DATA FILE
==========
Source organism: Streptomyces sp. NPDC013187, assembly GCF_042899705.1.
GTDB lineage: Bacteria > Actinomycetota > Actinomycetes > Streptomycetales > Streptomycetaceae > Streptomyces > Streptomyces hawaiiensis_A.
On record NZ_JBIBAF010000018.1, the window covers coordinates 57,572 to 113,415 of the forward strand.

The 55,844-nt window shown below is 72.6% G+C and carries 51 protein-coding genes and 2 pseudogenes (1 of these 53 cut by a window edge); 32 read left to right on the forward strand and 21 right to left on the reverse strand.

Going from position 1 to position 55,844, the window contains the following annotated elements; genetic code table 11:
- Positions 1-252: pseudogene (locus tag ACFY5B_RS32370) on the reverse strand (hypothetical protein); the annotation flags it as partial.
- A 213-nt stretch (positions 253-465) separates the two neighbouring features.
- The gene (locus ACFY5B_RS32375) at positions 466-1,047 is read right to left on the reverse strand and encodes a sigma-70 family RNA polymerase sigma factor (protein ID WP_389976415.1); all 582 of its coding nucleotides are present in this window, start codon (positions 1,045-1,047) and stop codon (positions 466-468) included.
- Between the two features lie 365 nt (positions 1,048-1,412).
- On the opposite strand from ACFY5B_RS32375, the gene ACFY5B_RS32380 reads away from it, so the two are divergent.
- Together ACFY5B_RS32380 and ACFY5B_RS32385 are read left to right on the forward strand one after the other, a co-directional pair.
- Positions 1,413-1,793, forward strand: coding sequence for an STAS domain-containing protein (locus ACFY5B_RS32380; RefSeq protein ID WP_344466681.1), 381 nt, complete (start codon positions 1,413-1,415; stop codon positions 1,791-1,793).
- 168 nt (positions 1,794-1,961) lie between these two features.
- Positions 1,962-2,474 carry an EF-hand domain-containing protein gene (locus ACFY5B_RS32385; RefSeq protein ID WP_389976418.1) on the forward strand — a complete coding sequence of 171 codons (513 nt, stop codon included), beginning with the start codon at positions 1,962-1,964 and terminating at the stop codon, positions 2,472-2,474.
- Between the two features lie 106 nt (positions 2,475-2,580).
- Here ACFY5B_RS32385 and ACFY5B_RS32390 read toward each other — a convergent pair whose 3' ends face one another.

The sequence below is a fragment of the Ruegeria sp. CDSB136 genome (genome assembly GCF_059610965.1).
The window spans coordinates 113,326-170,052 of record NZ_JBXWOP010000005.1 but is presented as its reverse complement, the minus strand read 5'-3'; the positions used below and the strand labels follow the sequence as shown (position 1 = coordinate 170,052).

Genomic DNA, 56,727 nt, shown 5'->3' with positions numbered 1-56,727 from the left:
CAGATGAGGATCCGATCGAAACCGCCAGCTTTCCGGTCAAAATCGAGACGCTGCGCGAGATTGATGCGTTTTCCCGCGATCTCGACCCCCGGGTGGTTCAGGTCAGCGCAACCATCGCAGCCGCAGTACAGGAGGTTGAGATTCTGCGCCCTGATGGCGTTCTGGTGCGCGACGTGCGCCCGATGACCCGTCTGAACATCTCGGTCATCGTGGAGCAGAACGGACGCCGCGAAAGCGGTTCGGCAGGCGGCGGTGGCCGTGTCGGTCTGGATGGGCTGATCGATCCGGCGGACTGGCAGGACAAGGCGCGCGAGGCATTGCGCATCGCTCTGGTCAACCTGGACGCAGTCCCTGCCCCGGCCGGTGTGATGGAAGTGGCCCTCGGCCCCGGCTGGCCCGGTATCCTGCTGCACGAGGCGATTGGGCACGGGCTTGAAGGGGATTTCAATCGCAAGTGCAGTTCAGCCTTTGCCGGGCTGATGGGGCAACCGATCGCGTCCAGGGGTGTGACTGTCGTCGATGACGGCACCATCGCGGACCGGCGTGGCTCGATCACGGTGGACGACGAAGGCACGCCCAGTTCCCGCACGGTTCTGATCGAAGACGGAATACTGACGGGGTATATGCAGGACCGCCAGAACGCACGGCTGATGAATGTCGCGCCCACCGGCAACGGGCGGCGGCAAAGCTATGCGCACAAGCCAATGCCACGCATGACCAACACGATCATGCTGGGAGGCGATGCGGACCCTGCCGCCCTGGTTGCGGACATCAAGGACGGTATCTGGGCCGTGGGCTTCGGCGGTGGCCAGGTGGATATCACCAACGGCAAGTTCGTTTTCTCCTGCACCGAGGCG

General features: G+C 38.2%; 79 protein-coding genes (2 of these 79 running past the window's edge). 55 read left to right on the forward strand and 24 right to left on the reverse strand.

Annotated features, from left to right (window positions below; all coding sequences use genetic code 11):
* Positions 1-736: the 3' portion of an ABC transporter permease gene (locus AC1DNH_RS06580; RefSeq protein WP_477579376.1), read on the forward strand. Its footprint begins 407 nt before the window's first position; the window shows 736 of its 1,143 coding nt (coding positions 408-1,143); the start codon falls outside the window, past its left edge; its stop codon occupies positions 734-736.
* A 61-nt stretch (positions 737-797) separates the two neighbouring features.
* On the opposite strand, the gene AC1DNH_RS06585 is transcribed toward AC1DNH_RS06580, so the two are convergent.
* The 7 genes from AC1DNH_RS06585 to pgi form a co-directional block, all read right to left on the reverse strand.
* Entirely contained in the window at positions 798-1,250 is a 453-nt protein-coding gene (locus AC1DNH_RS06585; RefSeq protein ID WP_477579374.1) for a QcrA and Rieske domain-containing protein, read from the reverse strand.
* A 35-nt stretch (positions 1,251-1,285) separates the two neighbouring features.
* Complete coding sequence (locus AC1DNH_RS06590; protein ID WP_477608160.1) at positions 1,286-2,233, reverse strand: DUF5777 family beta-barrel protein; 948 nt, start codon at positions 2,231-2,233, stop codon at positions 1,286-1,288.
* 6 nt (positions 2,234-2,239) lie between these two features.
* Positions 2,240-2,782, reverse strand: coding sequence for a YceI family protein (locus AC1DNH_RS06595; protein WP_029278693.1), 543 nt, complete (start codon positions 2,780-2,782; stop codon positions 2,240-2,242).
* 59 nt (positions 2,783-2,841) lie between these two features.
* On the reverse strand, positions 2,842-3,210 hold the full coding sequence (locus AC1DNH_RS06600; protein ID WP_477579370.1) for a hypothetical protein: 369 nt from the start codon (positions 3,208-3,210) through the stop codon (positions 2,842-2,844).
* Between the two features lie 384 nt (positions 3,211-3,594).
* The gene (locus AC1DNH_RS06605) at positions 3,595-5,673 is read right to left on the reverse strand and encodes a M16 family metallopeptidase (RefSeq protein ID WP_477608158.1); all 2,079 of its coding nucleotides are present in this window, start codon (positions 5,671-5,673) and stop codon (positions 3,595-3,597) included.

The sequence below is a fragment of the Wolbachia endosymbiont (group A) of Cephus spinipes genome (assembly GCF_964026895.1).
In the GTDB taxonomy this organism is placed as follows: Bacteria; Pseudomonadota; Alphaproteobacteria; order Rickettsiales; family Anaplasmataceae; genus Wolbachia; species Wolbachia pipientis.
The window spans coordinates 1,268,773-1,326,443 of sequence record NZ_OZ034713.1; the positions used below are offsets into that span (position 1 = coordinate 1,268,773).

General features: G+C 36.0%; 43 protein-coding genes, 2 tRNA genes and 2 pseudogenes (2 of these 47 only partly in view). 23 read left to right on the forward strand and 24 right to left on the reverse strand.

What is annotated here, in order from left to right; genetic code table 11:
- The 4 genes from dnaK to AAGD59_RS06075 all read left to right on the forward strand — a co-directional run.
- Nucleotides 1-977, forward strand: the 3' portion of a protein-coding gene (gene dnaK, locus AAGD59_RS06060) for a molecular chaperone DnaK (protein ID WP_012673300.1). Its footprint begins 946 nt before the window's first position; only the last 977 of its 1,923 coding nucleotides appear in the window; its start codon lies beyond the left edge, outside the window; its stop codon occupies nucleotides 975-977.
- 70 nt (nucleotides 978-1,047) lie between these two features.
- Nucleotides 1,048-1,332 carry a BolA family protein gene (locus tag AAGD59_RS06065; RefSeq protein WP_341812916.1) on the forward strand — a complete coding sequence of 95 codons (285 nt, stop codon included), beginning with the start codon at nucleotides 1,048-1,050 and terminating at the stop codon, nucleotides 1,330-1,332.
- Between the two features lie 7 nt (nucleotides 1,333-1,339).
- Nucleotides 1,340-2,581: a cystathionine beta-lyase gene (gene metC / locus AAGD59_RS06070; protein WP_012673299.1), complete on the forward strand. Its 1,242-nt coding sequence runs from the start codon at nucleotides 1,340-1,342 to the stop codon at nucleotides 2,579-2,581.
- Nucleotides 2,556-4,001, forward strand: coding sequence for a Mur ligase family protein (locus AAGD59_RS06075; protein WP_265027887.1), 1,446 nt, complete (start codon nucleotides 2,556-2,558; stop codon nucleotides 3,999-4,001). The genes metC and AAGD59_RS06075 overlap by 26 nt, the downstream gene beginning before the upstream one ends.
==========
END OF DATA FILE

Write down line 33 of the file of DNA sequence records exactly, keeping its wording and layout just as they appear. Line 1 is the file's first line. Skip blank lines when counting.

* On the reverse strand, positions 2,842-3,210 hold the full coding sequence (locus AC1DNH_RS06600; protein ID WP_477579370.1) for a hypothetical protein: 369 nt from the start codon (positions 3,208-3,210) through the stop codon (positions 2,842-2,844).